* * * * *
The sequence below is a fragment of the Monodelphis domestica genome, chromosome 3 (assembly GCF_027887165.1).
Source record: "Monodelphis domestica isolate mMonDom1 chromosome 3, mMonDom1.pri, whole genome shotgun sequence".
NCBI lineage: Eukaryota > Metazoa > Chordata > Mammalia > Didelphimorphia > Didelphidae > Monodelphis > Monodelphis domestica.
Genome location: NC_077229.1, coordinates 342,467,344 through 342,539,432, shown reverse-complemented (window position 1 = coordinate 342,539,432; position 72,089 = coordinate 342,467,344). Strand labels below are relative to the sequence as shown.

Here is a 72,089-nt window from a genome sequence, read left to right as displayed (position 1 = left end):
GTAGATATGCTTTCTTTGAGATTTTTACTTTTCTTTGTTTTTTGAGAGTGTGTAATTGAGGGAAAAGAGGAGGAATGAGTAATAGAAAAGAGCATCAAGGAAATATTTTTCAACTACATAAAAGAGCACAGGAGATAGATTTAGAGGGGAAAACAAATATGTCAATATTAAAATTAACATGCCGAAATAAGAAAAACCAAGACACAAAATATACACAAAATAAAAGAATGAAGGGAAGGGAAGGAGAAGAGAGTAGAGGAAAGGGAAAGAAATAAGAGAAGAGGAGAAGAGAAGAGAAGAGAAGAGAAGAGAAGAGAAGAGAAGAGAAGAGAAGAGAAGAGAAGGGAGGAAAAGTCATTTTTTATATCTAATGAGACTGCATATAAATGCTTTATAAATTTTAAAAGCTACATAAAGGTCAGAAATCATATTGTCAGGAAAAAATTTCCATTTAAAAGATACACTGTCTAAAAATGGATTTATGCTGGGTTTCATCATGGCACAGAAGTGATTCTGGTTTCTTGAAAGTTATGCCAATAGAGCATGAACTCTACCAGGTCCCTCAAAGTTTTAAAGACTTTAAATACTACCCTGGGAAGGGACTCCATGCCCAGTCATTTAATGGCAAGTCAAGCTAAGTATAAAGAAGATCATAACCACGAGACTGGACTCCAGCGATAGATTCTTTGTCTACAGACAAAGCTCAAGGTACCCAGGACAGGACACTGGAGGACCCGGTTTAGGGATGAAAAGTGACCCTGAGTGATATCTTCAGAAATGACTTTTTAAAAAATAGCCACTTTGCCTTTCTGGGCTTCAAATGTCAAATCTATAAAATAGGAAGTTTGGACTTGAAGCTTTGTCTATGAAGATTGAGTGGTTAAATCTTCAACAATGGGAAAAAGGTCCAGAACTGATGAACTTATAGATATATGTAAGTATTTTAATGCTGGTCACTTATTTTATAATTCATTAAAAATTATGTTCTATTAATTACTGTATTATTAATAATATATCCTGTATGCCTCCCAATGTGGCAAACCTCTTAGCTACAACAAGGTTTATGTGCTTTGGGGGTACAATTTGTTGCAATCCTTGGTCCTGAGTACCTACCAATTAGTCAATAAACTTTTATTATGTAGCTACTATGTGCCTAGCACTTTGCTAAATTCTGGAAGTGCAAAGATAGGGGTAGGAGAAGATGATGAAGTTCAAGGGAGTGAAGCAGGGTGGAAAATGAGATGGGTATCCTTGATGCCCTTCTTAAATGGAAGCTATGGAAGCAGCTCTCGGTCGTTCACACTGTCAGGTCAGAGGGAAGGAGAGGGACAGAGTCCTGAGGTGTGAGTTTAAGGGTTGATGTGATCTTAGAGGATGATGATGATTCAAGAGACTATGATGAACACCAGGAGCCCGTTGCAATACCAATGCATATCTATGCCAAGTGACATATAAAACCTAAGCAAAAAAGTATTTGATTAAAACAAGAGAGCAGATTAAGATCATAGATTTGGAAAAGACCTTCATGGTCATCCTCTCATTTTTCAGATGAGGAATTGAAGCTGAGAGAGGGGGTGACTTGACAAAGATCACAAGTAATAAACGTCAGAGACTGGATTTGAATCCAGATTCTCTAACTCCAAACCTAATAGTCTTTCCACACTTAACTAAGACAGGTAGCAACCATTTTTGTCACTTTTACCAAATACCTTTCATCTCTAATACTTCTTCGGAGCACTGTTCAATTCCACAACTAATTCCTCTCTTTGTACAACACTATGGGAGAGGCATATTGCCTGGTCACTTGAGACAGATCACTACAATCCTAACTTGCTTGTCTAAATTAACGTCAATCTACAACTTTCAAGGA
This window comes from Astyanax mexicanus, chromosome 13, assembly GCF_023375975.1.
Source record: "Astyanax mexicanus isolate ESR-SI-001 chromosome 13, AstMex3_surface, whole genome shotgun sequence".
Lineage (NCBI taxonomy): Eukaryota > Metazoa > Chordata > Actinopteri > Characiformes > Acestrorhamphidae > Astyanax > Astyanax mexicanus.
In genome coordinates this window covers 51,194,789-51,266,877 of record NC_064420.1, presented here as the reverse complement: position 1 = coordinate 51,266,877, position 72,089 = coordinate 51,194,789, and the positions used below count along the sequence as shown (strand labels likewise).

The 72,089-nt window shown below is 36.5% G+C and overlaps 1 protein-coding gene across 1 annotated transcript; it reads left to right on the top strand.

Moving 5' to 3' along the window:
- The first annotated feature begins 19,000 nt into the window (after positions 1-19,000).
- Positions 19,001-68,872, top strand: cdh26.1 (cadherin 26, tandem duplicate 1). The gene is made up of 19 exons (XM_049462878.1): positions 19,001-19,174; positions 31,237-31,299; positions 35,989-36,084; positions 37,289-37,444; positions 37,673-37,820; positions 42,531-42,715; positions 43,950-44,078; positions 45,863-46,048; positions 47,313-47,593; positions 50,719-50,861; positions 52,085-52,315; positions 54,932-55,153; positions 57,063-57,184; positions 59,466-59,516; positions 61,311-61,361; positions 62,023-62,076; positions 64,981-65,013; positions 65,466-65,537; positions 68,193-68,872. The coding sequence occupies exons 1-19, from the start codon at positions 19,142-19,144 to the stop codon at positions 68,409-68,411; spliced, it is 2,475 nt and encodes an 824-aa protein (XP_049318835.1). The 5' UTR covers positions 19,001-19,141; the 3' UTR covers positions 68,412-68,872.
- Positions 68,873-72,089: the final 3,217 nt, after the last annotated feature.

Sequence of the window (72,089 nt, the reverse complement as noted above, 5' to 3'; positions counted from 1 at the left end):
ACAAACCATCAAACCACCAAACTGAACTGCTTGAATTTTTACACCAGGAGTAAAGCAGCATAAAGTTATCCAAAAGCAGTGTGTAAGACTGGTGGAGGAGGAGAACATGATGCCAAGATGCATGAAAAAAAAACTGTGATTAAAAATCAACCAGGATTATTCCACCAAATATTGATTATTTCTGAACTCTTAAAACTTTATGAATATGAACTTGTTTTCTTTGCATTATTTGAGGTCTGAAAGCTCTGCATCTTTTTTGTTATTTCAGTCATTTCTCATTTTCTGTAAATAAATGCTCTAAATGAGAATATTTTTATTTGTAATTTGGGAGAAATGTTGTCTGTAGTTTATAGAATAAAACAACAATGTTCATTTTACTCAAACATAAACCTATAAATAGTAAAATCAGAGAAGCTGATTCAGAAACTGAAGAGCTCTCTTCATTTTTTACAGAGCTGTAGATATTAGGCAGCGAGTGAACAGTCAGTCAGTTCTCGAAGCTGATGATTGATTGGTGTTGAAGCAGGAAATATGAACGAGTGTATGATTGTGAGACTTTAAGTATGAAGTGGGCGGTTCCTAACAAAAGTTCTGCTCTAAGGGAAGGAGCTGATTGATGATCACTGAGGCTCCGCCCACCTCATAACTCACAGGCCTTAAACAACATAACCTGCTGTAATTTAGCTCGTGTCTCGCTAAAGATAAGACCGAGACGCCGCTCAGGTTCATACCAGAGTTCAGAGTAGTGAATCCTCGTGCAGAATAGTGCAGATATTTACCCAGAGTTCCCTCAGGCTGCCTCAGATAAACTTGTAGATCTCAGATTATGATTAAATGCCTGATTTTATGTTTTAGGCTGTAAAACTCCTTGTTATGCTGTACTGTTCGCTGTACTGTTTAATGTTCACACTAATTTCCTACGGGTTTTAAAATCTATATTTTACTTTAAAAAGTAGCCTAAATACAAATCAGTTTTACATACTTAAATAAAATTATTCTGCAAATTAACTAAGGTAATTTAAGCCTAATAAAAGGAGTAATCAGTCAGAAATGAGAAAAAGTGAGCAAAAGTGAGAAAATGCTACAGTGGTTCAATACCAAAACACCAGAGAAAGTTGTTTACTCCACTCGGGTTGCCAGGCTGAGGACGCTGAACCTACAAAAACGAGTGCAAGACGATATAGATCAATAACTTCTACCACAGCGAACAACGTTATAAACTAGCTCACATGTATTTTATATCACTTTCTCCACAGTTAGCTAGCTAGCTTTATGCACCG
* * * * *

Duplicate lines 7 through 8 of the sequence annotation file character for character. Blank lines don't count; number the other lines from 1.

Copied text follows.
This window comes from Astyanax mexicanus, chromosome 13, assembly GCF_023375975.1.
Source record: "Astyanax mexicanus isolate ESR-SI-001 chromosome 13, AstMex3_surface, whole genome shotgun sequence".